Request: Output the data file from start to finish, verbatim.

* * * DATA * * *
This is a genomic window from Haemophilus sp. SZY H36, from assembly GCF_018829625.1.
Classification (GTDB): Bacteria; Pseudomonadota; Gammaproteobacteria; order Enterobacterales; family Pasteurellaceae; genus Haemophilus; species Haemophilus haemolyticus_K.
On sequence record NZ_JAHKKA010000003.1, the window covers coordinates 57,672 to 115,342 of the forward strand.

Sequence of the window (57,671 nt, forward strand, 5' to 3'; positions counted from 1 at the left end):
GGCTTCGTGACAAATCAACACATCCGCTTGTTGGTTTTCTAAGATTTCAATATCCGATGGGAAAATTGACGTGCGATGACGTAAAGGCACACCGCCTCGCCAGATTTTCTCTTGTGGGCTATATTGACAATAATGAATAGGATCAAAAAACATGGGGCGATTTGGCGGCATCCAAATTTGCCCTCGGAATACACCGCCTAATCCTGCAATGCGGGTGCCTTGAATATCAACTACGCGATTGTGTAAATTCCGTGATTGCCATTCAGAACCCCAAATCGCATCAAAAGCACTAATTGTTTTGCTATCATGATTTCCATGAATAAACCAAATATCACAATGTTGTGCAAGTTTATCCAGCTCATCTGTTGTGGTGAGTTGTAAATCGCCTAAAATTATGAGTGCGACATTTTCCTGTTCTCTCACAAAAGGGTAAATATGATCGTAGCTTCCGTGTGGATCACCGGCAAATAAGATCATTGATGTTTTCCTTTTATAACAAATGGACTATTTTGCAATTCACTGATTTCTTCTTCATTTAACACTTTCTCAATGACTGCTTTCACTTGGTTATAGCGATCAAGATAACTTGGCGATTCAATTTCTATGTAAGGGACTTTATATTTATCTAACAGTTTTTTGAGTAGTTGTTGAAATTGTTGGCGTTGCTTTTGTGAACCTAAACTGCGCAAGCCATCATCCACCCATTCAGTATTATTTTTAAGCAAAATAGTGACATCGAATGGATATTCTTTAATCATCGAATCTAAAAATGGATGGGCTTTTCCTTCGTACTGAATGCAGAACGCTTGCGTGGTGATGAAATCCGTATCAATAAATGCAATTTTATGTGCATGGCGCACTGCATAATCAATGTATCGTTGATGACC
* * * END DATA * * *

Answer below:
This is a genomic window from Haemophilus sp. SZY H36, from assembly GCF_018829625.1.
Classification (GTDB): Bacteria; Pseudomonadota; Gammaproteobacteria; order Enterobacterales; family Pasteurellaceae; genus Haemophilus; species Haemophilus haemolyticus_K.
On sequence record NZ_JAHKKA010000003.1, the window covers coordinates 57,672 to 115,342 of the forward strand.

Sequence of the window (57,671 nt, forward strand, 5' to 3'; positions counted from 1 at the left end):
GGCTTCGTGACAAATCAACACATCCGCTTGTTGGTTTTCTAAGATTTCAATATCCGATGGGAAAATTGACGTGCGATGACGTAAAGGCACACCGCCTCGCCAGATTTTCTCTTGTGGGCTATATTGACAATAATGAATAGGATCAAAAAACATGGGGCGATTTGGCGGCATCCAAATTTGCCCTCGGAATACACCGCCTAATCCTGCAATGCGGGTGCCTTGAATATCAACTACGCGATTGTGTAAATTCCGTGATTGCCATTCAGAACCCCAAATCGCATCAAAAGCACTAATTGTTTTGCTATCATGATTTCCATGAATAAACCAAATATCACAATGTTGTGCAAGTTTATCCAGCTCATCTGTTGTGGTGAGTTGTAAATCGCCTAAAATTATGAGTGCGACATTTTCCTGTTCTCTCACAAAAGGGTAAATATGATCGTAGCTTCCGTGTGGATCACCGGCAAATAAGATCATTGATGTTTTCCTTTTATAACAAATGGACTATTTTGCAATTCACTGATTTCTTCTTCATTTAACACTTTCTCAATGACTGCTTTCACTTGGTTATAGCGATCAAGATAACTTGGCGATTCAATTTCTATGTAAGGGACTTTATATTTATCTAACAGTTTTTTGAGTAGTTGTTGAAATTGTTGGCGTTGCTTTTGTGAACCTAAACTGCGCAAGCCATCATCCACCCATTCAGTATTATTTTTAAGCAAAATAGTGACATCGAATGGATATTCTTTAATCATCGAATCTAAAAATGGATGGGCTTTTCCTTCGTACTGAATGCAGAACGCTTGCGTGGTGATGAAATCCGTATCAATAAATGCAATTTTATGTGCATGGCGCACTGCATAATCAATGTATCGTTGATGACC